The oldest female athlete at the World Masters Games in Sydney has broken a world record in the shot put — at the age of 100.
All eyes were on Ruth Frith, from Brisbane, as she arrived for day two of the World Masters Games, hoping to win gold in the shot put and feeling pretty confident as she was the only competitor in the over-100s category.
No doubt this is an inspired story about a woman who was not willing to give up and who continued to do something she loved in spite of obstacles that stood in her way, namely her aging body. It is good and meaningful to applaud such skill and determination, but this is not all there is to this story.
Believing in self is clearly a part of success. If Carrie Underwood did not believe that she had talent then she may never have tried out for American Idol and never won. But belief in self is only tenable when that belief is sustained by the truth of what is actually present within the self. No amount of belief in self will make Forest Gump as smart as Albert Einstein.
I cringe at how many pastors and motivational speakers will use dear Ruth as an example of the power that comes when you believe in yourself. They will claim that if one believes long enough, strong enough and hard enough that anything can happen. I have heard pastors talk about American Idol, and how contestants go on the show believe in themselves and go from being no one to being stars. Yet the first few episodes of the show is a showcase of completely inept singers who “believe in themselves” and often so much that they are uncompromisingly insulted by the fact that all three judges turned them down.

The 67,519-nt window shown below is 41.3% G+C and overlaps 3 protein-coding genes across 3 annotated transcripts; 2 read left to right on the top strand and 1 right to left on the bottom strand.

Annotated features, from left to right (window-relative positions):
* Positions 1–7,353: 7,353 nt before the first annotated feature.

In spite of the evidence, many are still compelled by this concept that if they only had enough faith they could rise through the ranks of life and become healthy, wealthy, and happy. It may be especially compelling when a pastor then quotes the Bible (isn’t that the Word of God?) where is says that “with God all things are possible.” Let’s look at that passage in context:
16Now a man came up to Jesus and asked, “Teacher, what good thing must I do to get eternal life?”
17“Why do you ask me about what is good?” Jesus replied. “There is only One who is good. If you want to enter life, obey the commandments.”
18“Which ones?” the man inquired.
20“All these I have kept,” the young man said. “What do I still lack?”
21Jesus answered, “If you want to be perfect, go, sell your possessions and give to the poor, and you will have treasure in heaven. Then come, follow me.”
22When the young man heard this, he went away sad, because he had great wealth.
23Then Jesus said to his disciples, “I tell you the truth, it is hard for a rich man to enter the kingdom of heaven. 24Again I tell you, it is easier for a camel to go through the eye of a needle than for a rich man to enter the kingdom of God.”
25When the disciples heard this, they were greatly astonished and asked, “Who then can be saved?”
26Jesus looked at them and said, “With man this is impossible, but with God all things are possible.”